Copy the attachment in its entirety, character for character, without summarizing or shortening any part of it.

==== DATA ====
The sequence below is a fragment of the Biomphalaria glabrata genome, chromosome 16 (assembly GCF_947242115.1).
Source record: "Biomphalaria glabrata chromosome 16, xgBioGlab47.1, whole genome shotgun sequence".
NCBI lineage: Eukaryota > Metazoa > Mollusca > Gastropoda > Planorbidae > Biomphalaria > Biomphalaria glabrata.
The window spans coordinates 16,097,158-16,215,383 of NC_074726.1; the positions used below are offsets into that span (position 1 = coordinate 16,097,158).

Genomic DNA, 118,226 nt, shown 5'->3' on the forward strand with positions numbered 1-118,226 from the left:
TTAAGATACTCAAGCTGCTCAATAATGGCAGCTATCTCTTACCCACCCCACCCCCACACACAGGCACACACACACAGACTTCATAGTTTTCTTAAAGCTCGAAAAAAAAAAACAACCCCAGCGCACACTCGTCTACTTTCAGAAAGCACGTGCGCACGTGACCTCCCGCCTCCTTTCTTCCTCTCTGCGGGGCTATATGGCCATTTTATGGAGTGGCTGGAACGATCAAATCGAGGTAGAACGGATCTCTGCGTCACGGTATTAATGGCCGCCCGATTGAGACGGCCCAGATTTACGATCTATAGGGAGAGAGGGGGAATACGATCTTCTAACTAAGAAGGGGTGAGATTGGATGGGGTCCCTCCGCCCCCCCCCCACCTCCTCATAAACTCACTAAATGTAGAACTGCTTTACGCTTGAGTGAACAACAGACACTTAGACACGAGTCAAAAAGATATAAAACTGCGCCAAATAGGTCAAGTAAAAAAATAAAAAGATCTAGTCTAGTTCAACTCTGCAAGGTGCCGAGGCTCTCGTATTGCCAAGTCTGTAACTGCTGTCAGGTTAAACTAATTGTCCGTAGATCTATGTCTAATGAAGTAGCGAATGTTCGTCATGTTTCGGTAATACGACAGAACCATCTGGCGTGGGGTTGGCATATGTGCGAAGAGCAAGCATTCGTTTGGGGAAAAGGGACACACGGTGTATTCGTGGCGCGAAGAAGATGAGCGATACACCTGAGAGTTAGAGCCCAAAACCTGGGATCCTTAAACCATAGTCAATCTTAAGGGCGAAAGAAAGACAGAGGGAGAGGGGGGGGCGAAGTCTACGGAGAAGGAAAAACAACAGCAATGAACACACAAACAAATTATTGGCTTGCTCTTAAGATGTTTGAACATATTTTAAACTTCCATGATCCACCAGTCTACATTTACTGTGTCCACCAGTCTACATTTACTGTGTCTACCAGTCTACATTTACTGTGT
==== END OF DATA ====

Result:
The sequence below is a fragment of the Biomphalaria glabrata genome, chromosome 16 (assembly GCF_947242115.1).
Source record: "Biomphalaria glabrata chromosome 16, xgBioGlab47.1, whole genome shotgun sequence".
NCBI lineage: Eukaryota > Metazoa > Mollusca > Gastropoda > Planorbidae > Biomphalaria > Biomphalaria glabrata.
The window spans coordinates 16,097,158-16,215,383 of NC_074726.1; the positions used below are offsets into that span (position 1 = coordinate 16,097,158).

Genomic DNA, 118,226 nt, shown 5'->3' on the forward strand with positions numbered 1-118,226 from the left:
TTAAGATACTCAAGCTGCTCAATAATGGCAGCTATCTCTTACCCACCCCACCCCCACACACAGGCACACACACACAGACTTCATAGTTTTCTTAAAGCTCGAAAAAAAAAAACAACCCCAGCGCACACTCGTCTACTTTCAGAAAGCACGTGCGCACGTGACCTCCCGCCTCCTTTCTTCCTCTCTGCGGGGCTATATGGCCATTTTATGGAGTGGCTGGAACGATCAAATCGAGGTAGAACGGATCTCTGCGTCACGGTATTAATGGCCGCCCGATTGAGACGGCCCAGATTTACGATCTATAGGGAGAGAGGGGGAATACGATCTTCTAACTAAGAAGGGGTGAGATTGGATGGGGTCCCTCCGCCCCCCCCCCACCTCCTCATAAACTCACTAAATGTAGAACTGCTTTACGCTTGAGTGAACAACAGACACTTAGACACGAGTCAAAAAGATATAAAACTGCGCCAAATAGGTCAAGTAAAAAAATAAAAAGATCTAGTCTAGTTCAACTCTGCAAGGTGCCGAGGCTCTCGTATTGCCAAGTCTGTAACTGCTGTCAGGTTAAACTAATTGTCCGTAGATCTATGTCTAATGAAGTAGCGAATGTTCGTCATGTTTCGGTAATACGACAGAACCATCTGGCGTGGGGTTGGCATATGTGCGAAGAGCAAGCATTCGTTTGGGGAAAAGGGACACACGGTGTATTCGTGGCGCGAAGAAGATGAGCGATACACCTGAGAGTTAGAGCCCAAAACCTGGGATCCTTAAACCATAGTCAATCTTAAGGGCGAAAGAAAGACAGAGGGAGAGGGGGGGGCGAAGTCTACGGAGAAGGAAAAACAACAGCAATGAACACACAAACAAATTATTGGCTTGCTCTTAAGATGTTTGAACATATTTTAAACTTCCATGATCCACCAGTCTACATTTACTGTGTCCACCAGTCTACATTTACTGTGTCTACCAGTCTACATTTACTGTGT